Members of a local animal-rights organization urged Thanksgiving revelers Sunday to take the turkey out of this week's traditional celebrations as part of a nationwide push for a "cruelty-free" observation of the national holiday.
Members of Compassion for Animals, a Beverly Hills-based animal-rights group, gathered at a turkey coop in a Sepulveda backyard and entreated Thanksgiving celebrants to serve vegetarian fare such as "meatless" balls or stuffing without the bird. Meanwhile, a small plane pulled a banner overhead that read, "Thanksgiving is Murder for Turkeys!"
"We're trying to get people to think about abandoning the practice of eating turkey at Thanksgiving," said Kenneth P. Stoller of Compassion for Animals. "We are gorging ourselves at the expense of another feeling creature."
Stoller, 33, a Pasadena pediatrician who said he plans to celebrate Nov. 26 with a tofu stuffing seasoned with traditional Thanksgiving spices, maintained that "whenever turkeys are hurt or abused there's a certain amount of suffering." He said this is especially so in modern poultry farming, which raises turkeys in cages that are one-foot square and butchers them by decapitating them while they hang by their feet.
"If you're hanging upside down heading toward a circle saw, I think it would be a little disturbing," he said.
Maida Henderson, 35, associate director of Compassion for Animals, said that turkeys are "living, feeling, warm-blooded organisms with brains and a central nervous system. They have eyes, they focus and they smell.
"Right, boys?" she asked, turning to the coop where four Broad Breasted Bronze cocks, a turkey variety popular among American consumers, waited during the press conference. The fully grown birds responded in unison with resounding gobbles.
The banner flyby that went from Whiteman Field near Pacoima to Anaheim and back was sponsored by a coalition of several animal-protection groups, including Fund for Animals of Studio City, Mercy Crusade of Van Nuys and Save the Animals of Los Angeles.
It coincided with similar banner-waving in nine cities across the country, said Gene Burke, 50, a Compassion for Animals member who said that he planned to celebrate Thanksgiving with "Swedish meatless balls in sweet and sour sauce."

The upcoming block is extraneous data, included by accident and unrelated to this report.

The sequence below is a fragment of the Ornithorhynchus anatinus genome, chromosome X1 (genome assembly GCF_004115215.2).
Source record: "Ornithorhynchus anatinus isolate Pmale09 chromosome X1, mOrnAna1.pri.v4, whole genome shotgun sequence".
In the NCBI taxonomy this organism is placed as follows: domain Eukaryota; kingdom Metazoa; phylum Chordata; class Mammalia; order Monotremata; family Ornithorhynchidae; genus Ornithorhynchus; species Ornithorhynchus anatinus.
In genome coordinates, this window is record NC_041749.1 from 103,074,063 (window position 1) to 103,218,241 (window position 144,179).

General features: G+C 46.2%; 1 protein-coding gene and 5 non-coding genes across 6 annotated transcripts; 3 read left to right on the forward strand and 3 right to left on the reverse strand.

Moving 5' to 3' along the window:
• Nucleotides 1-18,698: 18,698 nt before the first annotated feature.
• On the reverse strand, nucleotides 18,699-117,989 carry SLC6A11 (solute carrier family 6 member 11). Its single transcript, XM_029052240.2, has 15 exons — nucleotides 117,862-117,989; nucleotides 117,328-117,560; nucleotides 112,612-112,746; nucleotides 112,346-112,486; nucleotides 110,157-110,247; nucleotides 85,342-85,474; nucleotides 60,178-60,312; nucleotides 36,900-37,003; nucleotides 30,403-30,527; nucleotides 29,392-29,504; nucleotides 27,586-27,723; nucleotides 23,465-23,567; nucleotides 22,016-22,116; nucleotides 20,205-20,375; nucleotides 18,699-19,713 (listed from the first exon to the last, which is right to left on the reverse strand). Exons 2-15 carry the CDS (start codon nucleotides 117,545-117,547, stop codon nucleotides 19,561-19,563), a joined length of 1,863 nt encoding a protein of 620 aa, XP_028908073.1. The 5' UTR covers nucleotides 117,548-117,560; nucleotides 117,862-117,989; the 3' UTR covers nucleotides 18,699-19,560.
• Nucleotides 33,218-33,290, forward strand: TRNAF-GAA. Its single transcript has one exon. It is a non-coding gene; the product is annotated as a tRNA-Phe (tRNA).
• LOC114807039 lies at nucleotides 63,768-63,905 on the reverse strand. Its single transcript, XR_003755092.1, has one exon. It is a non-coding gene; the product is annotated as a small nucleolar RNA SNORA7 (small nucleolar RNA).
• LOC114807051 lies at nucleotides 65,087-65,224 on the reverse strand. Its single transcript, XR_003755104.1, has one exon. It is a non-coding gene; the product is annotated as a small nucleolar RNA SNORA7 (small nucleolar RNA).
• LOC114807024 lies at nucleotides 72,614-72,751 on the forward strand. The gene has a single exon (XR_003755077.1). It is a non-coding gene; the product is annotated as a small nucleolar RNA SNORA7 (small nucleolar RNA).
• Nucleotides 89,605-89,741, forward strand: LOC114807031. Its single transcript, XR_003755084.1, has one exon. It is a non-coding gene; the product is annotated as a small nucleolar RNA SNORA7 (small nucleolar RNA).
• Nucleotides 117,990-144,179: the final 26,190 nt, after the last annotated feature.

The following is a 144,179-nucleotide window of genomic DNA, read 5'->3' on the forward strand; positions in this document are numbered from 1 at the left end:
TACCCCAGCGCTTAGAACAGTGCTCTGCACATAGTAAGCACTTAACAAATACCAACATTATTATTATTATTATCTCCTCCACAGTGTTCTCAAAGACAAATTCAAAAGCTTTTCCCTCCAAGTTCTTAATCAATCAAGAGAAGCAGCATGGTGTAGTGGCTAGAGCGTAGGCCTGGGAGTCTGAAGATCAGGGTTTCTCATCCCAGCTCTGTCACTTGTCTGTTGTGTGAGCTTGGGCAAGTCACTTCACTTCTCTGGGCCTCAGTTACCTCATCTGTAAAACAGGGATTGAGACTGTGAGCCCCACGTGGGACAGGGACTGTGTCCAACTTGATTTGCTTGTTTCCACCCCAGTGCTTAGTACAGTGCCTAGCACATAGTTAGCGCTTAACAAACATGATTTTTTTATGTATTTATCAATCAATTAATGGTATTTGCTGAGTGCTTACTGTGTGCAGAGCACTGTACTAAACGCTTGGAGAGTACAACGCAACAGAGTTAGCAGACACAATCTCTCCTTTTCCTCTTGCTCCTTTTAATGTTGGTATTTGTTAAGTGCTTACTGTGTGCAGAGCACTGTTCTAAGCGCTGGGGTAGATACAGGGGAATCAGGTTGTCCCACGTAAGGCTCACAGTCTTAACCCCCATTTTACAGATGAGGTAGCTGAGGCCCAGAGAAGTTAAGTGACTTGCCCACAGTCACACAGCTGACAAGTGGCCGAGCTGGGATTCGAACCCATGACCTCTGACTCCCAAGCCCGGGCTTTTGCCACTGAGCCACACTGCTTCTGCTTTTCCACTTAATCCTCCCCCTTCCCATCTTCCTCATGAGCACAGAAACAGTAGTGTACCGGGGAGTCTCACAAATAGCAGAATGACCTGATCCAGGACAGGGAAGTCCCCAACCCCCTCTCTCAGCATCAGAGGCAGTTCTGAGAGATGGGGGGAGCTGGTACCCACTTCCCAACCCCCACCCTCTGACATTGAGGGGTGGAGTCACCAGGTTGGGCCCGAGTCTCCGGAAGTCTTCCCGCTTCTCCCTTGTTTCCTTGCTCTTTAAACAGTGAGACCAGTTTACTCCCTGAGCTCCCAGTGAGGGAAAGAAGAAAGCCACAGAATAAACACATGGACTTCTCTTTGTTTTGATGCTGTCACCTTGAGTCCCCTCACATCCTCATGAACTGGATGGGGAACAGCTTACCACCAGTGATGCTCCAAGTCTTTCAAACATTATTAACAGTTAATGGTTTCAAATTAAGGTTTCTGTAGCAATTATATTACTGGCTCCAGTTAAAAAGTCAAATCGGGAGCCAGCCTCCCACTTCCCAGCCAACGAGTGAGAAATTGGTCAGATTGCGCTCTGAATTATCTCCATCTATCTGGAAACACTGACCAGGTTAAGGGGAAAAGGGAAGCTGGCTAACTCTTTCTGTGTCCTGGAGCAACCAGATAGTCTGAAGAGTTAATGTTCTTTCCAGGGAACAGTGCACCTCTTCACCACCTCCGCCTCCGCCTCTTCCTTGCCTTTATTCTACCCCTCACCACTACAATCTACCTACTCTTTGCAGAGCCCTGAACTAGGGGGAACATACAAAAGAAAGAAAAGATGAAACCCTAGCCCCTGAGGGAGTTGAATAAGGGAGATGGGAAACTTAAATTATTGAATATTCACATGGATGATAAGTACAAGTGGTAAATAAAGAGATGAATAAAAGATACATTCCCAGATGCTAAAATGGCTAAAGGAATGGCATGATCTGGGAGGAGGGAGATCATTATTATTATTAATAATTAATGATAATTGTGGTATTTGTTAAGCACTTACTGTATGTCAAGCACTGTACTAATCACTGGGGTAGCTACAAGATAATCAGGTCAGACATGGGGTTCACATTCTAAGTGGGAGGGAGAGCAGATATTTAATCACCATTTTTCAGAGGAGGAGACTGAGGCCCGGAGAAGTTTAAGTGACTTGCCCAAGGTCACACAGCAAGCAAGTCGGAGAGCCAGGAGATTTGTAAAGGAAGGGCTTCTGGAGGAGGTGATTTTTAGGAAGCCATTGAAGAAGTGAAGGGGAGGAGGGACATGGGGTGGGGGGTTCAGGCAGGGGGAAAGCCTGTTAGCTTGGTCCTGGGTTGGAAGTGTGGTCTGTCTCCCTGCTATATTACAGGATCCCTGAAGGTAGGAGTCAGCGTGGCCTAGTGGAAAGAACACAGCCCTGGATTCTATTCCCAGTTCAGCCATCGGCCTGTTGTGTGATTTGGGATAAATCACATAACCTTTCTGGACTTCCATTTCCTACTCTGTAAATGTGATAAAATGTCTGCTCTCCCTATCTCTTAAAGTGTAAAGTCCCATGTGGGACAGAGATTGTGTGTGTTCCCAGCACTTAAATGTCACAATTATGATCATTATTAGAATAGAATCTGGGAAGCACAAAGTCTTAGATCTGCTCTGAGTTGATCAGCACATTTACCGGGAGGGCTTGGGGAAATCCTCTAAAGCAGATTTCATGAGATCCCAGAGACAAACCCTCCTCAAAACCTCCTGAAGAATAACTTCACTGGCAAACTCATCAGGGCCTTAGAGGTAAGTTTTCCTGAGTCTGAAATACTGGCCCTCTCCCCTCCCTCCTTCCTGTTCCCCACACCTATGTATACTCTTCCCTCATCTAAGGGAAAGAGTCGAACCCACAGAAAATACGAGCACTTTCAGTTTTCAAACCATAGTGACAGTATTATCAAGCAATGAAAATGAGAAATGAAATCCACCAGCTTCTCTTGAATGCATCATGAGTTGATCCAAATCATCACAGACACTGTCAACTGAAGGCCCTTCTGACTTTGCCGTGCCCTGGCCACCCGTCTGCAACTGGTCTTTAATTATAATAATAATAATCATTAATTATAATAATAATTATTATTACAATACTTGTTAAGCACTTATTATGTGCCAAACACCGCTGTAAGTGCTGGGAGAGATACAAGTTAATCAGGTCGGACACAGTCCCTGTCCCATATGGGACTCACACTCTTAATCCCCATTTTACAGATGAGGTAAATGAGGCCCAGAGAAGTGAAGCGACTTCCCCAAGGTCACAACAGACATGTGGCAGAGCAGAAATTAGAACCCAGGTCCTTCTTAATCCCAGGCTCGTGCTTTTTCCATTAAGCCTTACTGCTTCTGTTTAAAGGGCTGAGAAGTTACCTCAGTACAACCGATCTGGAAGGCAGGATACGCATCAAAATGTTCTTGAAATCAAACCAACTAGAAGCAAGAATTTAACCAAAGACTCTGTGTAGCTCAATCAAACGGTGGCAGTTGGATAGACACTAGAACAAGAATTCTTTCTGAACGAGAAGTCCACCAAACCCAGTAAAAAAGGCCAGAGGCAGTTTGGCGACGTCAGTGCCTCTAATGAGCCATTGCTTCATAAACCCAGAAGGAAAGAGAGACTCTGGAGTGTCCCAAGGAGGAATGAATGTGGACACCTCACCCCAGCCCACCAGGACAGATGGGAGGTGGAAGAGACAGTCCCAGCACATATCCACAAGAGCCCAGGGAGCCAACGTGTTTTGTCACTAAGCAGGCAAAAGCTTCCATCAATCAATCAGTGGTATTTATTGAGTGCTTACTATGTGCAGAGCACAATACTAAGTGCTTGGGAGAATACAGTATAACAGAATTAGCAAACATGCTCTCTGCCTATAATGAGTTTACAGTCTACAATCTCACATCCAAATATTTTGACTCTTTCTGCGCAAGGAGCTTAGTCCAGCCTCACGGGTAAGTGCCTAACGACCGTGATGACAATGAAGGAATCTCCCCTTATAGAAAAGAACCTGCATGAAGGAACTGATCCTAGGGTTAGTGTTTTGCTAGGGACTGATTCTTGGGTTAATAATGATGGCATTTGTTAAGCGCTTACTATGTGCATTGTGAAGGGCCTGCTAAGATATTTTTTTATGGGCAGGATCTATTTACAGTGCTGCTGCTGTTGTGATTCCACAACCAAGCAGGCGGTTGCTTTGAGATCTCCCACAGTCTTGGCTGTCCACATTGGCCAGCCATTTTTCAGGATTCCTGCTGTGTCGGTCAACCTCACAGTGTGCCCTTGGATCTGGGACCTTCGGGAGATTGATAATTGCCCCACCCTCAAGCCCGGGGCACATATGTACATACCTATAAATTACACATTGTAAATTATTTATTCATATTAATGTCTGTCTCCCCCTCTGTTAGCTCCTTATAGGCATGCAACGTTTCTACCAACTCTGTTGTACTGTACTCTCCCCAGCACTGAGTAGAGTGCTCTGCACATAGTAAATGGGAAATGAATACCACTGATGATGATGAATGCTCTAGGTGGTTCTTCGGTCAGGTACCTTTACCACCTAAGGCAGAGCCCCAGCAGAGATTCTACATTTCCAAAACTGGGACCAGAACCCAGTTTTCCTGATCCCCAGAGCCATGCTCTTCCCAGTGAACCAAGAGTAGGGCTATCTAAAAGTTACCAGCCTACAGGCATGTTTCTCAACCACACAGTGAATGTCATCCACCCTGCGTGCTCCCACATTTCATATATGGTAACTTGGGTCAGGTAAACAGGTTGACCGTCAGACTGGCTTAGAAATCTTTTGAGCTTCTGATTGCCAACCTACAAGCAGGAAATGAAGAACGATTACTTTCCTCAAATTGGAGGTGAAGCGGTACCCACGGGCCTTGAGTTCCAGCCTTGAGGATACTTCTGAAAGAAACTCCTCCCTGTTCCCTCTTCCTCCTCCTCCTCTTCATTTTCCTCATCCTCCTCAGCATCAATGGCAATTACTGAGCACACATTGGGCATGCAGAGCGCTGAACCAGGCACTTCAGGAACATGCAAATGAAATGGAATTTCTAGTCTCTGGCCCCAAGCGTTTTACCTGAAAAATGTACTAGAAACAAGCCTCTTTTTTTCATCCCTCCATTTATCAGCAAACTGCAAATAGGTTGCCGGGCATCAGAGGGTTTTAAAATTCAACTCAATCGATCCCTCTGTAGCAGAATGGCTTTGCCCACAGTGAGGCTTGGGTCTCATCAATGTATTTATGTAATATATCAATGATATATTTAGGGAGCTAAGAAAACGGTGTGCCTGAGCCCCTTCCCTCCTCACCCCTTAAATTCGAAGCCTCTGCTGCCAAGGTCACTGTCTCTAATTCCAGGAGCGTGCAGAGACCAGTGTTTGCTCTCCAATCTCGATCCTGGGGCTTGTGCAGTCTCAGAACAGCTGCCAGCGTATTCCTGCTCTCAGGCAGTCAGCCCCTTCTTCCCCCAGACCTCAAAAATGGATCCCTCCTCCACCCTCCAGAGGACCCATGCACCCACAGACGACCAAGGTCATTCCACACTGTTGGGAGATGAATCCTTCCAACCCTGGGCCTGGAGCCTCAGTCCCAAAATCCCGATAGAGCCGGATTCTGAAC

Disneyland Crowds Targeted
The nationwide drive to spare the turkey on Thanksgiving was born of a flyby sponsored last year by Gentle World of Umatilla, Fla. The group, which advocates vegetarianism, flew a banner with the same message over Disney World in Orlando, Fla., on the Sunday before Thanksgiving to "a terrific response," Burke said. This year's local effort was designed to reach crowds at Disneyland and Knott's Berry Farm.
Research into animals' physiological responses has shown that higher vertebrates, including birds, experience pain, said Michael Wallace, the curator of birds at the Los Angeles Zoo. But he said the view that turkeys suffer under modern butchering techniques is "a little bit extreme."
"They're killed quite quickly," said Wallace, who holds a doctorate in wildlife ecology and poultry science. "They don't have time to suffer."
But Compassion for Animals members disagreed, saying that people would be more sympathetic if they only knew more about the native American bird that Benjamin Franklin lobbied to have designated the U.S. national symbol instead of the eagle.
"We'd just like people to see how nice turkeys are with their colorful plumage, sparkling eyes and gentle ways," said Burke at Sunday's meeting at the half-acre animal menagerie of Sepulveda real estate broker Ed Premo and his wife, Barbara.
"You can see how non-aggressive they are," said Barbara Premo, 37, pointing to the four male turkeys that she adopted "to save them from the platter" after their original owners tired of them. Having since named the birds Big Guy, Turk, Frick and Frack, Premo maintains that each turkey has "his own personality."
"One has a foot fetish," she said, referring to Big Guy who goes by "B.G." and favors white tennis shoes. "Turk is gentle and Frick and Frack are like Siamese twins. Where one goes, the other follows."